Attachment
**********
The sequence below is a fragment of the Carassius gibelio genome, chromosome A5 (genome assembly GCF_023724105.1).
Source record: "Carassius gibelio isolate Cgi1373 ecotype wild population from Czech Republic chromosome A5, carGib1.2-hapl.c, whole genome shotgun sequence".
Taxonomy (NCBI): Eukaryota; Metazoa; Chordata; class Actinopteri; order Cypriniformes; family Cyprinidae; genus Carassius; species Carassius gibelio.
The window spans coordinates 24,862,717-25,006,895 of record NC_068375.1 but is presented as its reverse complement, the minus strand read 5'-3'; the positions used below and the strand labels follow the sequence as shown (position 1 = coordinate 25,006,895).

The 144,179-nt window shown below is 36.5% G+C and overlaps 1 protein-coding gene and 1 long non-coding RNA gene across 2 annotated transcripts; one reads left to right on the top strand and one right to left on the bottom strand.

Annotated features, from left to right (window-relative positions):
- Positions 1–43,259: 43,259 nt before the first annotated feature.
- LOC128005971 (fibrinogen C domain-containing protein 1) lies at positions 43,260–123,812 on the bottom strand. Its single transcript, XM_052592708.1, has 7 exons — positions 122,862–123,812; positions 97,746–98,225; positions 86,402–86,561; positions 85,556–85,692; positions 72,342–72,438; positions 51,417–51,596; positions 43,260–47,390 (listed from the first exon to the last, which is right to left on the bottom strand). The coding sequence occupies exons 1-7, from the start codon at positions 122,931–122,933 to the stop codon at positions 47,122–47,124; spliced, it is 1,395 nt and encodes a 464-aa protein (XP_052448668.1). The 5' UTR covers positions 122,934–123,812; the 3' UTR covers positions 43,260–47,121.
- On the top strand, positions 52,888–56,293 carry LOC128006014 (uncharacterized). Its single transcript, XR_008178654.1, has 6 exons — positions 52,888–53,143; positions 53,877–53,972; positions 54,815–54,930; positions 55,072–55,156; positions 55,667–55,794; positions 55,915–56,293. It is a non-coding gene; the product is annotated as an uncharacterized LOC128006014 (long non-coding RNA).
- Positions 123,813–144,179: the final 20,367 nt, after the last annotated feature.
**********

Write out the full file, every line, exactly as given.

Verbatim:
The sequence below is a fragment of the Carassius gibelio genome, chromosome A5 (genome assembly GCF_023724105.1).
Source record: "Carassius gibelio isolate Cgi1373 ecotype wild population from Czech Republic chromosome A5, carGib1.2-hapl.c, whole genome shotgun sequence".
Taxonomy (NCBI): Eukaryota; Metazoa; Chordata; class Actinopteri; order Cypriniformes; family Cyprinidae; genus Carassius; species Carassius gibelio.
The window spans coordinates 24,862,717-25,006,895 of record NC_068375.1 but is presented as its reverse complement, the minus strand read 5'-3'; the positions used below and the strand labels follow the sequence as shown (position 1 = coordinate 25,006,895).

The 144,179-nt window shown below is 36.5% G+C and overlaps 1 protein-coding gene and 1 long non-coding RNA gene across 2 annotated transcripts; one reads left to right on the top strand and one right to left on the bottom strand.

Annotated features, from left to right (window-relative positions):
- Positions 1–43,259: 43,259 nt before the first annotated feature.
- LOC128005971 (fibrinogen C domain-containing protein 1) lies at positions 43,260–123,812 on the bottom strand. Its single transcript, XM_052592708.1, has 7 exons — positions 122,862–123,812; positions 97,746–98,225; positions 86,402–86,561; positions 85,556–85,692; positions 72,342–72,438; positions 51,417–51,596; positions 43,260–47,390 (listed from the first exon to the last, which is right to left on the bottom strand). The coding sequence occupies exons 1-7, from the start codon at positions 122,931–122,933 to the stop codon at positions 47,122–47,124; spliced, it is 1,395 nt and encodes a 464-aa protein (XP_052448668.1). The 5' UTR covers positions 122,934–123,812; the 3' UTR covers positions 43,260–47,121.
- On the top strand, positions 52,888–56,293 carry LOC128006014 (uncharacterized). Its single transcript, XR_008178654.1, has 6 exons — positions 52,888–53,143; positions 53,877–53,972; positions 54,815–54,930; positions 55,072–55,156; positions 55,667–55,794; positions 55,915–56,293. It is a non-coding gene; the product is annotated as an uncharacterized LOC128006014 (long non-coding RNA).
- Positions 123,813–144,179: the final 20,367 nt, after the last annotated feature.